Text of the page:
Today, if weather cooperates, space shuttle, Atlantis is set to blast off for one last visit to the Hubble Telescope.
Scientists say that, once completed, the mission will allow Hubble to peer even deeper into space. One question. How much farther can you get than "to infinity and beyond?"
Don't get me wrong. I'm a huge space buff and appreciate that, repairs to the first lens by installing "new contacts," made possible the amazing pictures we've been receiving for about 16 years now. I also believe these pictures are valuable to the survival of mankind, not only in the interest of science, but to keep us engaged in environmental issues here on Earth.
Galileo played, perhaps, the biggest role in scientific exploration of the universe. I heard the other day that his improvements to the telescope made him the first person on our planet to gaze upon distant planets. Contradicting earlier theories that Earth was the center of the galaxy, he proved that it was the sun. A staunch Roman Catholic, this "heresy" got him placed under house arrest with his movements restricted by the Pope.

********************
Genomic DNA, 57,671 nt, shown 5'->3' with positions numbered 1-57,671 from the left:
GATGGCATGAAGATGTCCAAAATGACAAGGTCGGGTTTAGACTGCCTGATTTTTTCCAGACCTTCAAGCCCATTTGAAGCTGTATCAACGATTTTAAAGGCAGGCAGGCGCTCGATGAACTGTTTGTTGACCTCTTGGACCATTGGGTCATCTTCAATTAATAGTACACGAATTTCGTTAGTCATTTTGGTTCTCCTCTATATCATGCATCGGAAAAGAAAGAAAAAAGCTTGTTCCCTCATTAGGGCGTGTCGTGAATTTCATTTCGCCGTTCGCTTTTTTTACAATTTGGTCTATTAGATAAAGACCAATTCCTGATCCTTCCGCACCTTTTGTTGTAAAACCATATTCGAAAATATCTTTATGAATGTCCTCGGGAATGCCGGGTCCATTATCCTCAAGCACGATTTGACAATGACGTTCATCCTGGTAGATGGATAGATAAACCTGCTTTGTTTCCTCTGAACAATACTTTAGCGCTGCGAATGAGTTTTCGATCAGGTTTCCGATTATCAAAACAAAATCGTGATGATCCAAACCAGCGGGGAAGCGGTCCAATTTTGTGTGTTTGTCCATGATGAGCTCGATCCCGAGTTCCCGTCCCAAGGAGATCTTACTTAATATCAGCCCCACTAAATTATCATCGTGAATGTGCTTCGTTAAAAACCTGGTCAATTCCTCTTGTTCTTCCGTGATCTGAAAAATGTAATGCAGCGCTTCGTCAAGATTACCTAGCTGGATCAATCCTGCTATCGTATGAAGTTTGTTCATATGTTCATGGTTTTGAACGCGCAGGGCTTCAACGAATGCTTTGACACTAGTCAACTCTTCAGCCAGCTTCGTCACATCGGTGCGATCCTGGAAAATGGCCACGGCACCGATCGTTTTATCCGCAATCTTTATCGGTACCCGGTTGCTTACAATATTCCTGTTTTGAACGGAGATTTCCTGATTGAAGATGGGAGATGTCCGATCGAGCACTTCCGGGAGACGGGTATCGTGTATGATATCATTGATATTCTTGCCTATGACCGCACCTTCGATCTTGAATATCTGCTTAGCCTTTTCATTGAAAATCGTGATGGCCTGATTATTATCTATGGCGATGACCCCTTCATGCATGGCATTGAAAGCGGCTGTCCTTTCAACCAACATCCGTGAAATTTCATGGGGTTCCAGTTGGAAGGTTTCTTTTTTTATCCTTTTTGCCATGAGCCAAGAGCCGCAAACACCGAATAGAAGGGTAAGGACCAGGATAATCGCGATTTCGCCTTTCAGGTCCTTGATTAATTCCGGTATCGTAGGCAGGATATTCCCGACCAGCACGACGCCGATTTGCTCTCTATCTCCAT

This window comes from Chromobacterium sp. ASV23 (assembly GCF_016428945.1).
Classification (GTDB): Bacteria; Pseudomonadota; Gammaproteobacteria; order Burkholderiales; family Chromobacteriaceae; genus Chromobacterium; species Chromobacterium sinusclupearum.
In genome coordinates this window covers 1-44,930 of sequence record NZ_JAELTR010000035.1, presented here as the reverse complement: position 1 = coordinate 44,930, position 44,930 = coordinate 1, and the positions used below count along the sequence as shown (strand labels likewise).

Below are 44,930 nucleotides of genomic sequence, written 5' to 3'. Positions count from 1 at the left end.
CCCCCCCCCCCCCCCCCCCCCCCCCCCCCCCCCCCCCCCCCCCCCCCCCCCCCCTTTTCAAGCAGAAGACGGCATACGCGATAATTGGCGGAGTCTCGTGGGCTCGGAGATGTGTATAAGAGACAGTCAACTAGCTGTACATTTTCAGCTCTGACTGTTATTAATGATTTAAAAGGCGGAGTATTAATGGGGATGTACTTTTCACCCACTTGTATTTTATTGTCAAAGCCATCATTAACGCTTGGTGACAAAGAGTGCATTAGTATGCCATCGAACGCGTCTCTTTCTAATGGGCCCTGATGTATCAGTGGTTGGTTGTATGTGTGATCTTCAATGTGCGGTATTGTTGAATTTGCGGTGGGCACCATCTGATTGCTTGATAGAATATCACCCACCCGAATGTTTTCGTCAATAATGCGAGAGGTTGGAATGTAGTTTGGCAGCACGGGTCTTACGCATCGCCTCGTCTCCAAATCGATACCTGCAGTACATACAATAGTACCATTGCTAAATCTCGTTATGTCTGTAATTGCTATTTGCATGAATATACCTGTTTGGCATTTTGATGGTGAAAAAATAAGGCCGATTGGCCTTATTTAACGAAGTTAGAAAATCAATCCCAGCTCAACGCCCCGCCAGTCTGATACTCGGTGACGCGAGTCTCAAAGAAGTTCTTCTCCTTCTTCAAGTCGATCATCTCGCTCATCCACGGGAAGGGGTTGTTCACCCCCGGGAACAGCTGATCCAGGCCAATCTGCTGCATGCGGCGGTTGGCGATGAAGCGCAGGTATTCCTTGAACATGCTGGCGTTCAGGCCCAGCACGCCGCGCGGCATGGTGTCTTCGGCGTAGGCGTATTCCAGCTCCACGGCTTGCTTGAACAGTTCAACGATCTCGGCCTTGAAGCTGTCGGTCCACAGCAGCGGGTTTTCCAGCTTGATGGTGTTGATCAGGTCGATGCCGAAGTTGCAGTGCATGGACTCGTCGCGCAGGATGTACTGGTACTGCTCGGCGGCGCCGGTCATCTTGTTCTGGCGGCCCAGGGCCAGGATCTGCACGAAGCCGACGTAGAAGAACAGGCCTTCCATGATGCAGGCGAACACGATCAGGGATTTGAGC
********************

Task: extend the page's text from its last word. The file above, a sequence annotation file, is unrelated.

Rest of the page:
One of the most interesting facts I discovered, though, was that Galileo Galilei was born on Feb. 15, 1564, exactly 400 years before my son. So, how can I tie all this together? Although I missed posting this on Mother's Day, MY son is the center of My universe, along with my "shining stars," stepdaughters, Steff and Sami. How's that? Okay, so it's a stretch, but I believe all mothers will agree with me.
So, Happy Mother's Day...every day. And, good luck to the astronauts who will attempt to keep Hubble clicking those amazing pictures back to the good people on Earth. Below is the last picture taken by the Hubble telescope camera.